In response to my article “Should additions to the biblical texts be treated as canon?” Simon K posed the following question:
“Did Protestants do the right thing by rejecting the deuterocanon? Should that decision be reconsidered? You are discussing here whether people should accept textual variants as inspired; but which books should be accepted in the canon seems at least a somewhat related question.”
(For those unfamiliar with the Deuterocanon, the Wikipedia article offers a decent overview of the topic.)
To be sure, while this is a different question than the one I posed, there is a shared principle: I was discussing whether we should grant canonical status to later interpolations in canonical books while Simon K was asking whether we should grant canonical status to a later canonical list (i.e. the Deuterocanonical list of seven books). Moreover, there is also a point of direct overlap insofar as the Deuterocanon includes additions to two Old Testament books, Esther and Daniel.
Certainly one could argue in the way Simon K has proposed. To illustrate, let’s return for a moment to the extended process of canon recognition in the early church. It would appear that by the early second century a nascent canon of four gospels and a collection of Paul’s letters had already formed. Thus, by the second century many Christians recognized the Nascent Canon.
Over the next two centuries various additional books — and thus various enriched canonical lists — would be proposed for acceptance (e.g. the Muratorian Canon of the late 2nd century). By the fourth century, it would appear the majority church had settled on the Protocanon that is accepted by the church today.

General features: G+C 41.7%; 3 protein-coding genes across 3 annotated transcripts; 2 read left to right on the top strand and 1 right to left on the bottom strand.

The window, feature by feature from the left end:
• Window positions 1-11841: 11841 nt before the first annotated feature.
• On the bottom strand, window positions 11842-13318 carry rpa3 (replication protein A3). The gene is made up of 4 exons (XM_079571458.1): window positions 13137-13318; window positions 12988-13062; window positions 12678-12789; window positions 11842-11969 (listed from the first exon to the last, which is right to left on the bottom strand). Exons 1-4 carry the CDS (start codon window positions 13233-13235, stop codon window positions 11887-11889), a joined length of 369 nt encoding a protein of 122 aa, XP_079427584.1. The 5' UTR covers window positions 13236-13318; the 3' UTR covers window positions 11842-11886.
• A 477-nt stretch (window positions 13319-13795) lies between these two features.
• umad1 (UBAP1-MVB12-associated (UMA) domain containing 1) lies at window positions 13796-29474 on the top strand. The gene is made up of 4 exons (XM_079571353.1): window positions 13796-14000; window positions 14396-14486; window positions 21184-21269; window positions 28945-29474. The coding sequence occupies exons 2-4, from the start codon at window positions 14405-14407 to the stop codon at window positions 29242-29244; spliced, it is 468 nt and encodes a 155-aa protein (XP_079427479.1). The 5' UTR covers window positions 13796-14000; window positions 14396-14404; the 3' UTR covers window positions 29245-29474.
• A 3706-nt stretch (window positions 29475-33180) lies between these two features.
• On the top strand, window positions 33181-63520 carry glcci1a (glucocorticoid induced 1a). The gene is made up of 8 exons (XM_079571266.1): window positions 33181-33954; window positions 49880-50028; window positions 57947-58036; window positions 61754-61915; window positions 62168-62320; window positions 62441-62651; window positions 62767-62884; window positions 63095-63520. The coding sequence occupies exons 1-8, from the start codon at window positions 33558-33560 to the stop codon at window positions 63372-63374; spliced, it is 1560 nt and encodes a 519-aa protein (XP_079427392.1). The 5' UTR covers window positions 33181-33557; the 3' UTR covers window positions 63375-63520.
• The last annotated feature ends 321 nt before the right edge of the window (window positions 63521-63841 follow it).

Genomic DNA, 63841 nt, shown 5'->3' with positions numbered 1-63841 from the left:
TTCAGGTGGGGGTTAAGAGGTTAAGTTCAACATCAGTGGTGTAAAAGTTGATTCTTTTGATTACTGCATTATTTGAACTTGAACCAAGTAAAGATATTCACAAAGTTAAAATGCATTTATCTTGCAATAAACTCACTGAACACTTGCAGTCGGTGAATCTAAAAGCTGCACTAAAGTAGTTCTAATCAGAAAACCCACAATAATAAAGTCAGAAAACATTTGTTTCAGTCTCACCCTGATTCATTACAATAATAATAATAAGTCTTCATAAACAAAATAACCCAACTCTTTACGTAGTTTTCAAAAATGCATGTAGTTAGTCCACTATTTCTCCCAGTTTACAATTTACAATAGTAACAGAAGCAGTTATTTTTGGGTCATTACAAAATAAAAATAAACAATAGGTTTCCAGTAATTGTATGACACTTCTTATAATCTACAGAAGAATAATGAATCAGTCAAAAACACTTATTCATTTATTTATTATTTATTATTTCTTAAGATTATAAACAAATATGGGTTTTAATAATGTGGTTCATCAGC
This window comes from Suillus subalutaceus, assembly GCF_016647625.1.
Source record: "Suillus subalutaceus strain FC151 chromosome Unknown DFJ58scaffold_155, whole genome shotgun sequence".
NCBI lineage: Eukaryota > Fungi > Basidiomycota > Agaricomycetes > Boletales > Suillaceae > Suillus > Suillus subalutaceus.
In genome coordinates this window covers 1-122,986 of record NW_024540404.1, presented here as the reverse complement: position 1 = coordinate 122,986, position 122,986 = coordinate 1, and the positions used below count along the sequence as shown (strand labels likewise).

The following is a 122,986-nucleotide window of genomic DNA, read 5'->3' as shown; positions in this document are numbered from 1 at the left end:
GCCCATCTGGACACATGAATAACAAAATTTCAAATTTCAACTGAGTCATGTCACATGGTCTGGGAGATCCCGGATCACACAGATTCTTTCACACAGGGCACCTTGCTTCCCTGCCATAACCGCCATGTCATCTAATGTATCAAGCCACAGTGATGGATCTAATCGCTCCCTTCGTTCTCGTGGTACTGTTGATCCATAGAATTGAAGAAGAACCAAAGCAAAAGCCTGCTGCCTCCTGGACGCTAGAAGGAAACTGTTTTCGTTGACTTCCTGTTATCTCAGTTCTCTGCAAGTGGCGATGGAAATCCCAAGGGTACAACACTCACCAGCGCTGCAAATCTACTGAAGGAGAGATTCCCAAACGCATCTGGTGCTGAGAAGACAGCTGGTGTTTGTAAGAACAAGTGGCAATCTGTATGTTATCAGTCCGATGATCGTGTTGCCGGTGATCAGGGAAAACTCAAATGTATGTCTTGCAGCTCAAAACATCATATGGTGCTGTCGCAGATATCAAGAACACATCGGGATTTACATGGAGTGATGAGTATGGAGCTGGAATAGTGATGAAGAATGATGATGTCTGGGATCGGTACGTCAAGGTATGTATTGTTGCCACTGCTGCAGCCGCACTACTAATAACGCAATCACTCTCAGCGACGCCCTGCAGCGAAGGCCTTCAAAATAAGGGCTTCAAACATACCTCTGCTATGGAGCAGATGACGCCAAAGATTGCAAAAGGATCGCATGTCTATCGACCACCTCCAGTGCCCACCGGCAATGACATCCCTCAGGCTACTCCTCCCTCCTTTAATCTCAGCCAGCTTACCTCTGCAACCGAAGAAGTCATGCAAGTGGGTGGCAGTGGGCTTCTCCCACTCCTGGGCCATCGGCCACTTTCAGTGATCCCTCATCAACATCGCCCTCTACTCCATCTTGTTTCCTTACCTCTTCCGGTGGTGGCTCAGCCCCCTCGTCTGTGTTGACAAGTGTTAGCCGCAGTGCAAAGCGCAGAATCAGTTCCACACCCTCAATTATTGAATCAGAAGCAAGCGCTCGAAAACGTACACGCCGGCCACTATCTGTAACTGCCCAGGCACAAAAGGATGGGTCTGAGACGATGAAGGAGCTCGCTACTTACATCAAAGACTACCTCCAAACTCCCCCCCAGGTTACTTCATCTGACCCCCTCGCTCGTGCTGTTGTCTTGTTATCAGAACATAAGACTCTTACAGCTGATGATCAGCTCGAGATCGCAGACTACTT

This brings us to the key point, the 27 book Protocanon is to the Nascent Canon as the Protocanon cum Deuterocanon is to the Protocanon alone. (Hopefully that makes sense!) In both cases we have Christian communities which had initially accepted a shorter canon then coming to accept a longer canon.
To sum up, this provides us with two reasons to consider the Deuterocanon. To begin with, just as I argued that a later form of a New Testament book (e.g. Matthew, Mark, or John) could be accepted as having the divine imprimatur, so a later canonical list could be accepted as having the divine imprimatur. Second, I pointed out that just as the early church embraced a later canon (the Protocanon) so likewise the later church could embrace a later canon (the Protocanon cum Deuterocanon).
To be sure, none of this means that Protestants should accept the Deuterocanon. It only means they should not exclude it in principle.